Re­spect­fully Yours

Yachts International - - Contents - By Justin Rat­cliffe

Man­gusta ap­peals to a new mar­ket with Na­maste, the first in its Oceano se­ries of dis­place­ment su­pery­achts.

In Hindu cul­ture, “na­maste” is a re­spect­ful sa­lu­ta­tion, of­ten ac­com­pa­nied by a slight bow with the hands pressed to­gether as if in prayer. The epony­mous 138-foot (42-me­ter) Man­gusta trideck de­serves the same kind of re­spect as the Ital­ian brand’s first foray into the dis­place­ment mar­ket. The move fol­lows a long his­tory of build­ing wa­ter jet-pow­ered, open-style boats, which are ideal for a week­end blast along the French Riviera but less suit­able for ex­tended cruis­ing in leisurely com­fort.

“The Oceano con­cept was our re­sponse to meet­ing the needs of our own­ers who want to spend more time aboard their yachts,” says Francesco Fre­di­ani, Man­gusta di­rec­tor of sales and mar­ket­ing. “But we didn’t just want to build an­other white boat. Our clients come to us be­cause they ex­pect style, in­no­va­tion and per­for­mance, so we de­vel­oped a de­sign that car­ries those char­ac­ter­is­tics into a ves­sel of­fer­ing ef­fi­ciency and com­fort at dis­place­ment speeds.”

Man­gusta brought in Al­berto Mancini, a young de­signer from Tri­este who cut his teeth on plan­ing boats for brands such as Dom­i­na­tor, Bar­racuda and Mag­num Ma­rine, and who also de­signed the in­te­rior of 144-foot (44-me­ter) Bagli­etto Monokini. Mancini orig­i­nally ap­proached Man­gusta with a con­cept for an open sport boat, but came away with an al­to­gether more de­mand­ing pro­posal.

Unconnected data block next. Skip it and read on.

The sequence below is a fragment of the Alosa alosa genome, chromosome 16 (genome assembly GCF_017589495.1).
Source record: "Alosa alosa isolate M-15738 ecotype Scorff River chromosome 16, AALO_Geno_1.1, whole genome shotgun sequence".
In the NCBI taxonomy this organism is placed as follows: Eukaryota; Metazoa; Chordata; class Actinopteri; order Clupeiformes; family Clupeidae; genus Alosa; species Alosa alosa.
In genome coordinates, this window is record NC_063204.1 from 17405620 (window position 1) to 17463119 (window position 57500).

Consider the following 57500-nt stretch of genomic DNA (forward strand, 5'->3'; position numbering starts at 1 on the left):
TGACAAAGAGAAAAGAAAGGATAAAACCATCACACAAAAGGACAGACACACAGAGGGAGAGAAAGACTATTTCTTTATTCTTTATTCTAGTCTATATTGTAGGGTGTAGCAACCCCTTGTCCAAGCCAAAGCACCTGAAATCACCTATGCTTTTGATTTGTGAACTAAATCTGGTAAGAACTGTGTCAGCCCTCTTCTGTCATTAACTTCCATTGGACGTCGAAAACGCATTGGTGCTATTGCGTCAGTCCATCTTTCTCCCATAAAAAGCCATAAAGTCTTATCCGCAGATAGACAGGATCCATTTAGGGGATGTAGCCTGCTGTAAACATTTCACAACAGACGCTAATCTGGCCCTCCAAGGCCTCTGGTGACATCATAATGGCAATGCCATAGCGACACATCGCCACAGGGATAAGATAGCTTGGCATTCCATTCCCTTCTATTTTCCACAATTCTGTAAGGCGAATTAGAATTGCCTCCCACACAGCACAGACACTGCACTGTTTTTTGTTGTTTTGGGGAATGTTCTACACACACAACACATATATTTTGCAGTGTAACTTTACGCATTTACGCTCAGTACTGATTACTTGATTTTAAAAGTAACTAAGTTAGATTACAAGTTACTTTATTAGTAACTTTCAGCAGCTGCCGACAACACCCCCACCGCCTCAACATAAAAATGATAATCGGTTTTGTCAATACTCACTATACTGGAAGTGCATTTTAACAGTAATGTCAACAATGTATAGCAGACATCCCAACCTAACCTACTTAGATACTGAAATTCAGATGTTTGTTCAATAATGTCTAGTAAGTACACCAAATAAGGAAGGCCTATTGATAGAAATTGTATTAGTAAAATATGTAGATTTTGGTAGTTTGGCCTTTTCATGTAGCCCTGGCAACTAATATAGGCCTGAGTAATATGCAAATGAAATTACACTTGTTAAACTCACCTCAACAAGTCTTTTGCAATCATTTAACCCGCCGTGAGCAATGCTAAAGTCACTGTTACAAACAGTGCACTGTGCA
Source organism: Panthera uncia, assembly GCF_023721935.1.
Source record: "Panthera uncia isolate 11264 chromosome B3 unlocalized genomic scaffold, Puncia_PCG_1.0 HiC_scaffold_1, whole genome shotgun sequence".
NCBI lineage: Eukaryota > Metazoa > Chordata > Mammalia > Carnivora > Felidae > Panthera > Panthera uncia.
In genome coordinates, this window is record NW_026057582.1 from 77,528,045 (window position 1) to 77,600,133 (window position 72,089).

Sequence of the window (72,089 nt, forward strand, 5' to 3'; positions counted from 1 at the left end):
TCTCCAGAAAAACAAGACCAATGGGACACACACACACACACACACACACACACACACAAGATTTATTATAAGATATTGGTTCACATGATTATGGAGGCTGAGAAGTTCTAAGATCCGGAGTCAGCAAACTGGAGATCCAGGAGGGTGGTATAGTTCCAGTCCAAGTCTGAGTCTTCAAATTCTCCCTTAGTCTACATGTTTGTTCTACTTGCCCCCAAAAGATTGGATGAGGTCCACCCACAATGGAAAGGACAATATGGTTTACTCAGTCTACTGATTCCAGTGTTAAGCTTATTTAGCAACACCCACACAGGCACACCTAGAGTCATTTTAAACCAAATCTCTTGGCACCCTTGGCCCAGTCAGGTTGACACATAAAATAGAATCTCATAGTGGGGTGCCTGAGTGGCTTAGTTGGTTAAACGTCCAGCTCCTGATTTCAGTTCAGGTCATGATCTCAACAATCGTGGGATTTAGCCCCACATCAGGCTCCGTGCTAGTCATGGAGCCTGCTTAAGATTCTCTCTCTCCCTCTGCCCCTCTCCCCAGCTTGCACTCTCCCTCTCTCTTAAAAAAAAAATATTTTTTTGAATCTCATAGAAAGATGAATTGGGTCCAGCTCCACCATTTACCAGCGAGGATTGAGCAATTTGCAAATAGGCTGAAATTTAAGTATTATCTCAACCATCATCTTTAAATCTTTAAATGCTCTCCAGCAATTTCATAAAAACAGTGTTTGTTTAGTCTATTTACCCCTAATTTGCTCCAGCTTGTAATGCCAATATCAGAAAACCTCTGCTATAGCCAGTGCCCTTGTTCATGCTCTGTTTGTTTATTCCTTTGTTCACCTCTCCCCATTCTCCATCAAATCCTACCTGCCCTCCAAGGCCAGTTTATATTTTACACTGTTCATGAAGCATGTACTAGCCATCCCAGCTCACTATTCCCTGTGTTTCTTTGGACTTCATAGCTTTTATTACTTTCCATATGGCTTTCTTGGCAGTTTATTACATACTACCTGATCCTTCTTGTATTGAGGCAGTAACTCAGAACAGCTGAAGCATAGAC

“Un­usu­ally, Al­berto is equally tal­ented at ex­te­rior and in­te­rior de­sign, which was im­por­tant be­cause we wanted to en­sure a seam­less con­nec­tion be­tween the two,” Fre­di­ani says. “So we asked him to work on a con­cept for our first dis­place­ment tri-decker. From the first ren­der, he hit the nail on the head.”

A dis­place­ment hull brings more liv­ing space than a plan­ing boat and less noise and vi­bra­tion (the choice of elec­tric in­stead of hy­draulic sta­bi­liz­ers for Na­maste fur­ther im­proves com­fort lev­els both at an­chor and un­der­way). But open-style boats pro­vide to­tal im­mer­sion in the ma­rine en­vi­ron­ment, from feel­ing the wind in your hair un­der­way to be­ing just a few steps from the wa­ter at an­chor. This is more dif­fi­cult to achieve on a trideck dis­place­ment yacht, cre­at­ing a chal­lenge for both the de­signer and the ship­yard.

“Na­maste is the first time I’ve been able to de­velop both the in­te­rior and ex­te­rior de­sign from scratch,” Mancini says. “From the off, I was very con­scious of the need to trans­fer the her­itage of the open Man­gus­tas into a very dif­fer­ent kind of ves­sel.”

At 440 gross tons, Na­maste is a high-vol­ume ves­sel for her size, with a lay­out that in­cludes a cap­tain’s cabin be­hind the wheel­house, a for­ward ten­der garage and a ded­i­cated beach club—stan­dard enough fea­tures, but un­usual on a yacht un­der 150 feet (45 me­ters). By us­ing glass, both trans­par­ent and mir­rored, to bounce light around the in­te­rior and re­duce vis­ual bar­ri­ers to the out­side world, Mancini has suc­ceeded in re­duc­ing the di­vide be­tween the in­te­rior and ex­te­rior spaces so that guests al­ways feel close to the wa­ter.

“The study of nat­u­ral and ar­ti­fi­cial light is an es­sen­tial part of my ap­proach,” Mancini says. “The most re­ward­ing feed­back I’ve had is that on Na­maste you have the sen­sa­tion of be­ing aboard a much larger yacht.”